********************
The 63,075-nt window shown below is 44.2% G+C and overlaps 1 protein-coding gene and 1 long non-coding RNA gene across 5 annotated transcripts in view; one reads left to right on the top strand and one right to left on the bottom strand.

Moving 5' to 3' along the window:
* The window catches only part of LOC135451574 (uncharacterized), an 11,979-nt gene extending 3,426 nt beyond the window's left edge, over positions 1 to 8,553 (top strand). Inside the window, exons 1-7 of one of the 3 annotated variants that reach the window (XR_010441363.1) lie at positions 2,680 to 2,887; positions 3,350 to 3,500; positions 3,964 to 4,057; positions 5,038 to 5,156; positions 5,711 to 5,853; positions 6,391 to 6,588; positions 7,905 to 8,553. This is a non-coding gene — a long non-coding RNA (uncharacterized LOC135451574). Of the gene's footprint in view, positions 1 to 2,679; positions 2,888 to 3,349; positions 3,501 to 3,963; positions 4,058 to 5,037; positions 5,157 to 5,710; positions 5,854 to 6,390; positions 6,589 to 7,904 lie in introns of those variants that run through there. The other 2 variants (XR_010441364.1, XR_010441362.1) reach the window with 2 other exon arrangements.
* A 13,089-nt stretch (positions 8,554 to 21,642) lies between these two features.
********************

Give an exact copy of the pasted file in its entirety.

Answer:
The 63,075-nt window shown below is 44.2% G+C and overlaps 1 protein-coding gene and 1 long non-coding RNA gene across 5 annotated transcripts in view; one reads left to right on the top strand and one right to left on the bottom strand.

Moving 5' to 3' along the window:
* The window catches only part of LOC135451574 (uncharacterized), an 11,979-nt gene extending 3,426 nt beyond the window's left edge, over positions 1 to 8,553 (top strand). Inside the window, exons 1-7 of one of the 3 annotated variants that reach the window (XR_010441363.1) lie at positions 2,680 to 2,887; positions 3,350 to 3,500; positions 3,964 to 4,057; positions 5,038 to 5,156; positions 5,711 to 5,853; positions 6,391 to 6,588; positions 7,905 to 8,553. This is a non-coding gene — a long non-coding RNA (uncharacterized LOC135451574). Of the gene's footprint in view, positions 1 to 2,679; positions 2,888 to 3,349; positions 3,501 to 3,963; positions 4,058 to 5,037; positions 5,157 to 5,710; positions 5,854 to 6,390; positions 6,589 to 7,904 lie in introns of those variants that run through there. The other 2 variants (XR_010441364.1, XR_010441362.1) reach the window with 2 other exon arrangements.
* A 13,089-nt stretch (positions 8,554 to 21,642) lies between these two features.